In 2002 Sandwell District commenced operations. Over the course of ten active years, they were responsible for disarming and destabilizing the structures that gagged free-form expression, drawing upon tenets of DIY-post-punk culture to disrupt accepted ideas of exactly what it meant to be an artist, label, DJ or producer. During this time, the collective’s core members, Regis and Function (along with label partner, Silent Servant), played a key role in broadening the link between early electronic, post-punk, and noise; an influence which continues to resonate in the burgeoning, and shape-shifting, modern-day techno scene.
Both Function (Dave Sumner) and Regis’ (Karl O’Connor) investment in techno stretches back more than 20 years. Alongside fellow art terrorist Peter Sutton (Female), Regis has spearheaded the cult label Downwards since 1993 and has released an impenetrably deep discography dating back just as far. Function started to produce music during the mid-90s, releasing on Damon Wild's Synewave and his own Infrastructure imprint. A chance meeting in New York in 1996 quickly lead to the two collaborating under the guise, Portion Reform. Continuing to work together over the years, Sumner then moved to Berlin in late 2007 and they, along with LA based member Silent Servant (John Mendez), put their energy into developing Sandwell. In 2010, they released their debut album, Feed-Forward, an endeavour which represented the first full exploration of the Sandwell District sound.
At the beginning of 2012, intuitively aware that the end was nigh, Sandwell District (the label) was put on permanent hiatus though the possibility "of future, albeit irregular print communications with audio accompaniment" was never ruled out. This mix will be the first thing to be committed to record by them since that time. As for any details of future activity, as Regis puts it himself, “If you want to give the Gods a laugh, talk about future plans.”
"I outlined some sections/tracks that I thought might work with his, I sent him rough 10 minute drafts for him to listen to and try and work into the main flow. The final mixdown was done by Dave, as he had gone over the whole mix hundreds of times fine tuning the detail, it made sense for him to execute the mix proper." Regis
The opening three tracks serve as an introduction to the dissolved identities of the triumvirate behind the Sandwell shroud as their originals and edits layer over in an eerie aural collage of shuddering ambiance and brittle percussion. The mix slowly ramps up track by track as we’re guided through the experimental noise of Boyd Rice back-to-back with Raime then snapped into the skittering percussion and post-punk mumbles of Regis’ edit of Ike Yard’s “Loss.” Mary Velo’s “Detune” ups the ante as swathes of sinister beats and decimated stabs rattle around JPLS’s “Basis” before lunging slowly into “Wedge” by Rrose which cloaks “Syväys” by Ø. Function’s “Modifier,” takes us down the rabbit hole once more before the malevolent, swirling euphoria of Carl Craig’s “Darkness” washes over it and on into Markus Suckut’s cavernous “Hunt.”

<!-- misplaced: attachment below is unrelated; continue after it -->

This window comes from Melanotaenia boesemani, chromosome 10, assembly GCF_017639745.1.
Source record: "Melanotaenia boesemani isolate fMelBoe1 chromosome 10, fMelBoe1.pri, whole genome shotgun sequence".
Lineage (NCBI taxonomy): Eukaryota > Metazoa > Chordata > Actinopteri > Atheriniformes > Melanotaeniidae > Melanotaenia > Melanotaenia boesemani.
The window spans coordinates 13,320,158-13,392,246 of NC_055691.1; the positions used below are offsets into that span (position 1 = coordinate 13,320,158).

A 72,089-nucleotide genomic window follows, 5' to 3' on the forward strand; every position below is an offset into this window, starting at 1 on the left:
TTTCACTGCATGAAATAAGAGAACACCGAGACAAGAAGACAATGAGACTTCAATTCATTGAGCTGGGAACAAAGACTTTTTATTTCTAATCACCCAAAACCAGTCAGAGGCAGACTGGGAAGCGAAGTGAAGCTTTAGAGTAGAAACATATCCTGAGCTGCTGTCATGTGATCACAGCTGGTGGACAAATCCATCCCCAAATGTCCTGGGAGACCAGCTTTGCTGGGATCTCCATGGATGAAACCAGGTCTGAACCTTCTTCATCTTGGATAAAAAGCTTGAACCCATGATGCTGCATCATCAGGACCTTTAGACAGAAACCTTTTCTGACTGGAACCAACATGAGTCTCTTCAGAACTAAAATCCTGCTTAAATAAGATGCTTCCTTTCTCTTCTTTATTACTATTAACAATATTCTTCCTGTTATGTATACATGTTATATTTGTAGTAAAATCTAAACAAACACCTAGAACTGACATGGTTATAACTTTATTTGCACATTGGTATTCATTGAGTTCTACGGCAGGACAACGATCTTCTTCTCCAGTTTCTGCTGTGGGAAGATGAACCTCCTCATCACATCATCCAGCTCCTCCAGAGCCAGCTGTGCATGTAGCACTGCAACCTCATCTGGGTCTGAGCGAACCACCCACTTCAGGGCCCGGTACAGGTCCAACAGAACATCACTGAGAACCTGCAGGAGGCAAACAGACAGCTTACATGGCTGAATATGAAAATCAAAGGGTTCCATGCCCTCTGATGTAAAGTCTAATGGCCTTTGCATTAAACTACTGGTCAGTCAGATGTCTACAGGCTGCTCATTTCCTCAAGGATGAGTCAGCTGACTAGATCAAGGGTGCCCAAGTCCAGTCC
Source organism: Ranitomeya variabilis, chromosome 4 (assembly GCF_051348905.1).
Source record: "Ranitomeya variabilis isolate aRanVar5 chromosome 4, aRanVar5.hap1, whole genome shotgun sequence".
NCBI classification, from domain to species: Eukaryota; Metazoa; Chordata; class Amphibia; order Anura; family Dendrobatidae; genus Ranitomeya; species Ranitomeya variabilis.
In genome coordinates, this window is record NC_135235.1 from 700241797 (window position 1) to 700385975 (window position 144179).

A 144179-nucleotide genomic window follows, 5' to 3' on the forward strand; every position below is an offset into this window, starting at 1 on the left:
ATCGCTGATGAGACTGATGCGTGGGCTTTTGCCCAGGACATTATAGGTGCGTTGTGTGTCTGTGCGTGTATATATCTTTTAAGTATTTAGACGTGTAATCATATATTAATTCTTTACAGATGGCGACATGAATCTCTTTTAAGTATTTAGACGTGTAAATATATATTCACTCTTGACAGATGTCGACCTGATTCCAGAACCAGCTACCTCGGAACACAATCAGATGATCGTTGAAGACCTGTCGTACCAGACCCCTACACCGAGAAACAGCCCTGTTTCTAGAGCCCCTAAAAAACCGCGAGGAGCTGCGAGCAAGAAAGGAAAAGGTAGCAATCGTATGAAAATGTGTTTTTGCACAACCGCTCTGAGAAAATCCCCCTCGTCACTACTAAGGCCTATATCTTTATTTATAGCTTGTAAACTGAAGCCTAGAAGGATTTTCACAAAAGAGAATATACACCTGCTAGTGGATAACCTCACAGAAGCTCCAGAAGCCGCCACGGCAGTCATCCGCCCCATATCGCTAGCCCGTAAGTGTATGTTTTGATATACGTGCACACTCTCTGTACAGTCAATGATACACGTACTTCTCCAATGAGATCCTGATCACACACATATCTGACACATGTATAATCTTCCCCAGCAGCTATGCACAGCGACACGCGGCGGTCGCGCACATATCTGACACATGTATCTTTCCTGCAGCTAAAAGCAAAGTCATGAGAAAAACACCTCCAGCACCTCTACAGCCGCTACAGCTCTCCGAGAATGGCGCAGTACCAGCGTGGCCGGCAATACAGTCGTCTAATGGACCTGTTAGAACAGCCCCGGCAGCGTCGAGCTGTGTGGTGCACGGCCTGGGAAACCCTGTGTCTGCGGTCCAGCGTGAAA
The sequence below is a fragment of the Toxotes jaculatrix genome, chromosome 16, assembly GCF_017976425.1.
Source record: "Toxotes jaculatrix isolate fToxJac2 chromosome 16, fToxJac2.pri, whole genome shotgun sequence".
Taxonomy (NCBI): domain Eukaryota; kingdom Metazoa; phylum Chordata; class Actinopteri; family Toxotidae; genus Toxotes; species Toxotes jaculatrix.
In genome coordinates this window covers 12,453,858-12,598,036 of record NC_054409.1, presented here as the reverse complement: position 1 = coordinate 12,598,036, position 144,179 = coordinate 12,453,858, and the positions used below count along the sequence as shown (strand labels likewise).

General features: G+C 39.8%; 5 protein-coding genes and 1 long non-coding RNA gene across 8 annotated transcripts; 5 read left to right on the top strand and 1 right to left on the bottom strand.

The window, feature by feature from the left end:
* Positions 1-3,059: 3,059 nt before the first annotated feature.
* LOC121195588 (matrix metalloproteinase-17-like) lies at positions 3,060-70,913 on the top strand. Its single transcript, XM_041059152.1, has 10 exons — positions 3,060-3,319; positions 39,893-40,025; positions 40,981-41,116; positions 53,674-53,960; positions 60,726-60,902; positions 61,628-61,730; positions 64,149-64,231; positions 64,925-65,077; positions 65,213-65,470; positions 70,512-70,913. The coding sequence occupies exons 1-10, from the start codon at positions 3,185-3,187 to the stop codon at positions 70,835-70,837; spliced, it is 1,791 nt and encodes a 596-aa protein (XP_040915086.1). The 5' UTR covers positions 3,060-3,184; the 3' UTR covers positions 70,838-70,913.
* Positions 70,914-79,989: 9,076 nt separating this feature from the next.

The sludgy atmospherics of Samuel Kerridge’s “Waiting For Love Part 1” bleed into Untold’s “Motion the Dance” before the unsettling noise-fuelled dissonance of Surgeon’s “As You Breathe Here Now” pulls back into Hardwax boss/ Basic Channel legend, Mark Ernestus’ “Mark Ernestus Meets BBC.” Plastikman’s Plasticine provides an early-morning acid injection before going for the jugular on the murky bass throb of Trevino’s “Uptight” and back into Regis’ VCMG remix from the very start of the mix. The final furlong of the mix draws in Factory Floor, James Ruskin, SS/S, Laurent Garnier before circumnavigating its way back to Function’s “Voiceprint” - an atmospheric coda which echoes the opening sequence, providing a refined symmetry to the whole ordeal.
With this mix, another genuine artefact has been added to the Sandwell legacy, a document of their skewed presence and existence, a treasure guaranteeing the kind of quality that electronic music compilations rarely achieve. In 1 hour 15 minutes, the pairing of Regis and Function succeed in presenting and executing some of the most potent flourishes in the Sandwell catalogue, distilling them into a coherent body of work that masterfully defines the current techno zeitgeist. Few contemporary producers have bettered the merciless techno blueprint laid down by this collective, and few ever will.
Words by David Browne